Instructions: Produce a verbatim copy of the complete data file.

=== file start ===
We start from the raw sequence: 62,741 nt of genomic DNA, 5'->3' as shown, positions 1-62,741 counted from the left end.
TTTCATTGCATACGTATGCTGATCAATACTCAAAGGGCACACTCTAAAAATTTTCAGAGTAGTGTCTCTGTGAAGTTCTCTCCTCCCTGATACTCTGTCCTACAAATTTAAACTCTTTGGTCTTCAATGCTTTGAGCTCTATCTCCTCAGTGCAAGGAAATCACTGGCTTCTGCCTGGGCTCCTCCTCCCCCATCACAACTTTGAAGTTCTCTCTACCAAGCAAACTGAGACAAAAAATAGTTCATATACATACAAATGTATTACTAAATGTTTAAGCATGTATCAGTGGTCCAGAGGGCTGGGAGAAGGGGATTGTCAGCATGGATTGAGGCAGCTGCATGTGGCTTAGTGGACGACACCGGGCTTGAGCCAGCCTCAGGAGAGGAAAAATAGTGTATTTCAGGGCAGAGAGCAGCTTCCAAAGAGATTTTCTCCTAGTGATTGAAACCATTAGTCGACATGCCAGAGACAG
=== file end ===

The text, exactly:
We start from the raw sequence: 62,741 nt of genomic DNA, 5'->3' as shown, positions 1-62,741 counted from the left end.
TTTCATTGCATACGTATGCTGATCAATACTCAAAGGGCACACTCTAAAAATTTTCAGAGTAGTGTCTCTGTGAAGTTCTCTCCTCCCTGATACTCTGTCCTACAAATTTAAACTCTTTGGTCTTCAATGCTTTGAGCTCTATCTCCTCAGTGCAAGGAAATCACTGGCTTCTGCCTGGGCTCCTCCTCCCCCATCACAACTTTGAAGTTCTCTCTACCAAGCAAACTGAGACAAAAAATAGTTCATATACATACAAATGTATTACTAAATGTTTAAGCATGTATCAGTGGTCCAGAGGGCTGGGAGAAGGGGATTGTCAGCATGGATTGAGGCAGCTGCATGTGGCTTAGTGGACGACACCGGGCTTGAGCCAGCCTCAGGAGAGGAAAAATAGTGTATTTCAGGGCAGAGAGCAGCTTCCAAAGAGATTTTCTCCTAGTGATTGAAACCATTAGTCGACATGCCAGAGACAG